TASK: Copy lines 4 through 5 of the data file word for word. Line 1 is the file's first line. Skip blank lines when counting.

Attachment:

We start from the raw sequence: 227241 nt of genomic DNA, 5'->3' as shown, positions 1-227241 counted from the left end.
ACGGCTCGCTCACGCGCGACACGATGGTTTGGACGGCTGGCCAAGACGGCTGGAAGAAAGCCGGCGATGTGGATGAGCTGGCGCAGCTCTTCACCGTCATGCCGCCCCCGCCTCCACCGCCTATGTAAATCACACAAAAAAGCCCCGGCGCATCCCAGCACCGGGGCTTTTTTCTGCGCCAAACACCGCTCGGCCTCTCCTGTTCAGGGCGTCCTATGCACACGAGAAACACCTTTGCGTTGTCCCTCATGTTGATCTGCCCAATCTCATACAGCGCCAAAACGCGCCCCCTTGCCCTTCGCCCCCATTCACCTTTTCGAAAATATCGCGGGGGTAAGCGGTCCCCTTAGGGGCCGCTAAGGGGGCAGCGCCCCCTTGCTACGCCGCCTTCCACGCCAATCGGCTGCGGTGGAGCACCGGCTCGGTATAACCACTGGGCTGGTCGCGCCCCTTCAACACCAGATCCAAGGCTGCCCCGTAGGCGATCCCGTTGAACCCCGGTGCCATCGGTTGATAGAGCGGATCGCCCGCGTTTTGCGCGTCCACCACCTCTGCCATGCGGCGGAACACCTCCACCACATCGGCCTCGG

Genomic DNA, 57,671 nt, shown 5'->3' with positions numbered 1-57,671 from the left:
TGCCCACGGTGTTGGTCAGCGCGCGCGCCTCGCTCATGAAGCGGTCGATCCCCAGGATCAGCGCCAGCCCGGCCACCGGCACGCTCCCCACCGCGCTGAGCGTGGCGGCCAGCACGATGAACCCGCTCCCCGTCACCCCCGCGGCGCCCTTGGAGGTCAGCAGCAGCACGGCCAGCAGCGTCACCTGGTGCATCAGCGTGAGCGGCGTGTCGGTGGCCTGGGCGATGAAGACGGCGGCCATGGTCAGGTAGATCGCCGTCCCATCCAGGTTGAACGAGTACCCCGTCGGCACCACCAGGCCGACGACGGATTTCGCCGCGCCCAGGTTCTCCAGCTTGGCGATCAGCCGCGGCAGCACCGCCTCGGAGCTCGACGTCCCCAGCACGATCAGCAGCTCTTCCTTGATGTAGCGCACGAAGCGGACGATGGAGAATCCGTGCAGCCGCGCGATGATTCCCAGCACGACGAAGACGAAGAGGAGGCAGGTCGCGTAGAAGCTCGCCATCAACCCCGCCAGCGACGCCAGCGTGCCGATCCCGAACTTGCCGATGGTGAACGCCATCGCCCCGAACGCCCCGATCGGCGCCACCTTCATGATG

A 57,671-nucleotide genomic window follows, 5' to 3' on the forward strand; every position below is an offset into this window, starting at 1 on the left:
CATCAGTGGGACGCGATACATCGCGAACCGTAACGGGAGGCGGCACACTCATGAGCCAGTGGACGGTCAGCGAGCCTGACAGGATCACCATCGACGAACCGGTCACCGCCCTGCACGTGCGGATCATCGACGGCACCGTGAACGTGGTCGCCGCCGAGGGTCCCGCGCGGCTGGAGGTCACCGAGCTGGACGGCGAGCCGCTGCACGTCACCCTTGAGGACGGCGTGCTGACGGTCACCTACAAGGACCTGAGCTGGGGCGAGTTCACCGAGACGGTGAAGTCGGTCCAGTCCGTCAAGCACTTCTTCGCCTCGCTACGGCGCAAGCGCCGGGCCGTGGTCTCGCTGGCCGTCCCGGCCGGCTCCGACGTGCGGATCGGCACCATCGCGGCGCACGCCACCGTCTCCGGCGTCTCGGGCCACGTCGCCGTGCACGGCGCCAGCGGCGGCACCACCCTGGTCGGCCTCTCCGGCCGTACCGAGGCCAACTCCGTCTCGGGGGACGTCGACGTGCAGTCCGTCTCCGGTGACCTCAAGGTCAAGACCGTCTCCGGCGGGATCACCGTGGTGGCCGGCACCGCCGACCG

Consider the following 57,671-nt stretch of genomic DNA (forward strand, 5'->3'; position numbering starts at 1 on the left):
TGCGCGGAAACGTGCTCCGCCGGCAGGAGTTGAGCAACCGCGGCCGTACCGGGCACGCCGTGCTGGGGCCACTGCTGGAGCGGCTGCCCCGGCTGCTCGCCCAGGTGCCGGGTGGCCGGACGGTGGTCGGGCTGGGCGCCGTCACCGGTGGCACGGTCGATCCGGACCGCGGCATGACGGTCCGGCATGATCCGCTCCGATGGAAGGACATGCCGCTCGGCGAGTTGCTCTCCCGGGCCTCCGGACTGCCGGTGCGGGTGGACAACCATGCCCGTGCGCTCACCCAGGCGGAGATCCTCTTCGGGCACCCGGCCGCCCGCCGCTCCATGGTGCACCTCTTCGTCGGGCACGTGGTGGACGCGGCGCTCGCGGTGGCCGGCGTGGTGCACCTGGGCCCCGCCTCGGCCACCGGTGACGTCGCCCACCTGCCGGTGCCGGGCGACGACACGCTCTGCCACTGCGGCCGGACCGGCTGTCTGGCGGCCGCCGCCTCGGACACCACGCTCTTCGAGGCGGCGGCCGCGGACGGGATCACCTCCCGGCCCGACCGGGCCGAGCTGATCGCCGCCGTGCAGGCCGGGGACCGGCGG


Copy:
TGCCCACGGTGTTGGTCAGCGCGCGCGCCTCGCTCATGAAGCGGTCGATCCCCAGGATCAGCGCCAGCCCGGCCACCGGCACGCTCCCCACCGCGCTGAGCGTGGCGGCCAGCACGATGAACCCGCTCCCCGTCACCCCCGCGGCGCCCTTGGAGGTCAGCAGCAGCACGGCCAGCAGCGTCACCTGGTGCATCAGCGTGAGCGGCGTGTCGGTGGCCTGGGCGATGAAGACGGCGGCCATGGTCAGGTAGATCGCCGTCCCATCCAGGTTGAACGAGTACCCCGTCGGCACCACCAGGCCGACGACGGATTTCGCCGCGCCCAGGTTCTCCAGCTTGGCGATCAGCCGCGGCAGCACCGCCTCGGAGCTCGACGTCCCCAGCACGATCAGCAGCTCTTCCTTGATGTAGCGCACGAAGCGGACGATGGAGAATCCGTGCAGCCGCGCGATGATTCCCAGCACGACGAAGACGAAGAGGAGGCAGGTCGCGTAGAAGCTCGCCATCAACCCCGCCAGCGACGCCAGCGTGCCGATCCCGAACTTGCCGATGGTGAACGCCATCGCCCCGAACGCCCCGATCGGCGCCACCTTCATGATG

A 57,671-nucleotide genomic window follows, 5' to 3' on the forward strand; every position below is an offset into this window, starting at 1 on the left: